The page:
Snowden files: NSA and GCHQ tap into internet cookies

The latest Snowden leak suggests US and UK cyberspies are taking advantage of Google’s proprietary cookie technology in an effort to track suspects.   Documents published by the Washington Post refer to the NSA and GCHQ’s use of “GooglePrefIDs” – files containing a numeric code placed on computers to help the search firm remember users.

The paper said the US and UK spy agencies piggybacked the files to “home in” on targets already under suspicion.

Google has not commented.

However, the news may add to existing tensions between the firm and the authorities.

Google’s chairman Eric Schmidt said last week that the company had considered moving its servers outside of the US following the publication of earlier leaks, before deciding it was impractical.

The cookie surveillance technique is the latest in a series of alleged spy agency activities described by papers released to journalists by the whistleblower Edward Snowden, a former NSA contractor now living in Russia.

Google says it uses “preferences” cookies to enhance people’s use of the internet.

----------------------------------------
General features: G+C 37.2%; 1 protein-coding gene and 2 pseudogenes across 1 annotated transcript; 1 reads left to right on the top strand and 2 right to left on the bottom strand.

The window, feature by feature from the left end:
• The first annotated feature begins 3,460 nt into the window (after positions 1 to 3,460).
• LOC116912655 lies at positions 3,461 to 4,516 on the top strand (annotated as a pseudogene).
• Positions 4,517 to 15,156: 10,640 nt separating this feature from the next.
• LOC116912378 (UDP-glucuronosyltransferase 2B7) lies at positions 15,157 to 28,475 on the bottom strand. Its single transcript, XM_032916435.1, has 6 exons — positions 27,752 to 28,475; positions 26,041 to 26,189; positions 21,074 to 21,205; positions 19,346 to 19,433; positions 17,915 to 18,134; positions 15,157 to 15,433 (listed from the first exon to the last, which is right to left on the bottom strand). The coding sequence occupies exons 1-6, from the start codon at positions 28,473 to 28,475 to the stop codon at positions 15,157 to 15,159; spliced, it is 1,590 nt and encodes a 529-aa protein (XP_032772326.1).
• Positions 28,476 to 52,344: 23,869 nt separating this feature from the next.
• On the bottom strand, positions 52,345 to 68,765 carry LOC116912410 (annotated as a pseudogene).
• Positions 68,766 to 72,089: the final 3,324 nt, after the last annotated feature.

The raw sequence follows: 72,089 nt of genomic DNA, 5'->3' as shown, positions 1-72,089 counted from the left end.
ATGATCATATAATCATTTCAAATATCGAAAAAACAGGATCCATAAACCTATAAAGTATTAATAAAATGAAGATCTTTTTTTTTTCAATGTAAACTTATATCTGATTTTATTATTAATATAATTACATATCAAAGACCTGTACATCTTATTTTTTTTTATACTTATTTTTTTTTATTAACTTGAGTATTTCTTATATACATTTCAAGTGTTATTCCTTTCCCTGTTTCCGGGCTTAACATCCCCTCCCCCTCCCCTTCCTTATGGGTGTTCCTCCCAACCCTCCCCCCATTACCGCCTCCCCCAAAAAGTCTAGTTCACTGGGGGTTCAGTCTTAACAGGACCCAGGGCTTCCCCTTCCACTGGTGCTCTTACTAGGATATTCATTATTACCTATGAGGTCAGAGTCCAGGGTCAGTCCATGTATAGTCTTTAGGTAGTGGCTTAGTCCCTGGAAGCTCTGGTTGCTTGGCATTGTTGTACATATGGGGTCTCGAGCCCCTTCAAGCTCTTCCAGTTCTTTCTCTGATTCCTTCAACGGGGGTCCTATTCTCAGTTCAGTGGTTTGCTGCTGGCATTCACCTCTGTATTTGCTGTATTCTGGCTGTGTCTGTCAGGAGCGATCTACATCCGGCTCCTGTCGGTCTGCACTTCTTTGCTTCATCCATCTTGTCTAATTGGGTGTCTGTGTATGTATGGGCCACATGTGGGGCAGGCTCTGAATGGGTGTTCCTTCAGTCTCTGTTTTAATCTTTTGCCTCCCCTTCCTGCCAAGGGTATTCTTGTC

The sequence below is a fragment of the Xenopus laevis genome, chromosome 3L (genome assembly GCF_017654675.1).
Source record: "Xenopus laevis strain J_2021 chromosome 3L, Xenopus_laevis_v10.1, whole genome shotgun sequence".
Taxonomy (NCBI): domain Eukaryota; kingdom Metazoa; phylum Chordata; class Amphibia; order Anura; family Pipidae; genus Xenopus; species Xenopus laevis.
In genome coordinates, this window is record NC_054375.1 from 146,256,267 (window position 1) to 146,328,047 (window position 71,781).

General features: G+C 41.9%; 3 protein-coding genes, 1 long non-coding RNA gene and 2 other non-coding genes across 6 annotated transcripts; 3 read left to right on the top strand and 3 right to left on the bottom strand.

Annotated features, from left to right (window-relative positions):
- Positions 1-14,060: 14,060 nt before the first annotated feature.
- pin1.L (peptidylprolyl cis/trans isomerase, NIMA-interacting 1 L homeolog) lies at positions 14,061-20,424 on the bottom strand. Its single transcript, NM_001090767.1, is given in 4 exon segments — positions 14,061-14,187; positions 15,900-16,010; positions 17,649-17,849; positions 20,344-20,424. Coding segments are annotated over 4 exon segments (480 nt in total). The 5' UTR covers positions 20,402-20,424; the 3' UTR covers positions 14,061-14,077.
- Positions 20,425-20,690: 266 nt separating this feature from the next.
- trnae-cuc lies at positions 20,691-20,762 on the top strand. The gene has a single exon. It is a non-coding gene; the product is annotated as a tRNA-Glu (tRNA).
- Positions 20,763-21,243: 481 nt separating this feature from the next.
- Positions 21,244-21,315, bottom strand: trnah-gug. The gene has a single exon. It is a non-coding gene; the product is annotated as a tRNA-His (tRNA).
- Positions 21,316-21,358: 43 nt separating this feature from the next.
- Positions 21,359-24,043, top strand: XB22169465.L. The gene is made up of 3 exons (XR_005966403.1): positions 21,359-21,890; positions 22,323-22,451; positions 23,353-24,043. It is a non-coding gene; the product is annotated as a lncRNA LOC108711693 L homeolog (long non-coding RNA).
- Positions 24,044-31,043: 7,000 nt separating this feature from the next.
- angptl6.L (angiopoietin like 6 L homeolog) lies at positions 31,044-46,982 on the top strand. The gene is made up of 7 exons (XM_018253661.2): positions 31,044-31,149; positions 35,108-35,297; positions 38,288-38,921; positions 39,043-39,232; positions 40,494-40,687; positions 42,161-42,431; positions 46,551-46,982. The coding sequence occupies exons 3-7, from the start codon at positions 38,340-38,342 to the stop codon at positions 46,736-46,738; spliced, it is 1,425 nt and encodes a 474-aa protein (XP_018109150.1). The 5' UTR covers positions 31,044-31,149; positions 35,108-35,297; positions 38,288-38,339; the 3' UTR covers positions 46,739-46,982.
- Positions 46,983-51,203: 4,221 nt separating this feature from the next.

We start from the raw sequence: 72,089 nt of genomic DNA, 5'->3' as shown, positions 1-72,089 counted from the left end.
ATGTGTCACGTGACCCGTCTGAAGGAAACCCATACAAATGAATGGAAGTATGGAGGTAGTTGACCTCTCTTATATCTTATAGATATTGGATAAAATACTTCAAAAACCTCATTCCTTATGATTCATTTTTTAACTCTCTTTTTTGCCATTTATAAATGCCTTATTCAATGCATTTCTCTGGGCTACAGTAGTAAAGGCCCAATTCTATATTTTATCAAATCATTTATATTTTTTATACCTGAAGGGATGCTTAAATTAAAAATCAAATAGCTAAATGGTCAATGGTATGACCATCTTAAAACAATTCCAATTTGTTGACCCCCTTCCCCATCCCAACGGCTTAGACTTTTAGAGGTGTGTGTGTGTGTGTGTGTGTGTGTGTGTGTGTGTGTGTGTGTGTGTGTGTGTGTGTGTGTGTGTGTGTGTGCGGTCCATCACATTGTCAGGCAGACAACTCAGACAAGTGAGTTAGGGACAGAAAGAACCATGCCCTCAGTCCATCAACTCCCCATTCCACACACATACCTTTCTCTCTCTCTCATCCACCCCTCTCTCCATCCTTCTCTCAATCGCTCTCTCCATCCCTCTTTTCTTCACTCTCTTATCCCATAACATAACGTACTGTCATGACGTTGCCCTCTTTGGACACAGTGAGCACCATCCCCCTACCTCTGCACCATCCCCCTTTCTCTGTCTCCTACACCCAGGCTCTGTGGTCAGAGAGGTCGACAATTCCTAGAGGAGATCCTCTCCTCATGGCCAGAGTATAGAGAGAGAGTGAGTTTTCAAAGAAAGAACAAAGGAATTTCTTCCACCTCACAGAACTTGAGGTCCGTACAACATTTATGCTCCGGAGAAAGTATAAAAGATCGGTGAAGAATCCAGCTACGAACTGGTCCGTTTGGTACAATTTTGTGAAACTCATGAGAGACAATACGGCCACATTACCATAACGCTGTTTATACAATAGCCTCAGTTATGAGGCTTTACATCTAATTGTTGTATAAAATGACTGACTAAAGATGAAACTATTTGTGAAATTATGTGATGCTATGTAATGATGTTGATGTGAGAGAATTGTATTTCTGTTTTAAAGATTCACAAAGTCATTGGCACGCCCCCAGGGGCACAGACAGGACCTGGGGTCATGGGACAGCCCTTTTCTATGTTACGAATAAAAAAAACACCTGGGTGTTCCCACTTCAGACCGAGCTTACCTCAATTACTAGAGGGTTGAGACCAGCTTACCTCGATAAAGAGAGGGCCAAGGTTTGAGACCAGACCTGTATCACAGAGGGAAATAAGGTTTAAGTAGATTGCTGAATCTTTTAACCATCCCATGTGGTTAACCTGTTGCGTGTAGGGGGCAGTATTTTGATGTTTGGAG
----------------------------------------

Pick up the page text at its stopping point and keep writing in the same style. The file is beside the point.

“These cookies allow our websites to remember information that changes the way the site behaves or looks, such as your preferred language or the region you are in,” it explains on its site.

The file – which contains a randomly-generated numeric code, rather than the name of the user – is also used by the firm to personalise the adverts shown to people who are not signed into its service.

Since many other firms make use of Google’s technologies to place ads, a user may have PrefIDs on their computer even if they have never visited the search firm’s own services.

There are tools on the internet with which users can reset the cookie’s numeric code to make themselves anonymous. One expert said the company would be concerned if the leaks encouraged more people to use them.

“The last thing that Google wants is for people to tamper with or otherwise mess with its tools, disabling its ability to track them,” said Chris Green, a tech analyst at the consultancy Davies Murphy Group.

“Cookies are a very valuable part of its business.”

A document published by the Washington Post suggests the spy agencies also track other types of cookies, but does not specify which.

It is not clear how the authorities would have obtained the information, although the paper notes that it is among the data the NSA can demand through a Foreign Intelligence Surveillance Act (Fisa) court order.

A spokesman for GCHQ said he could neither confirm nor deny the agency’s involvement in the alleged activity.

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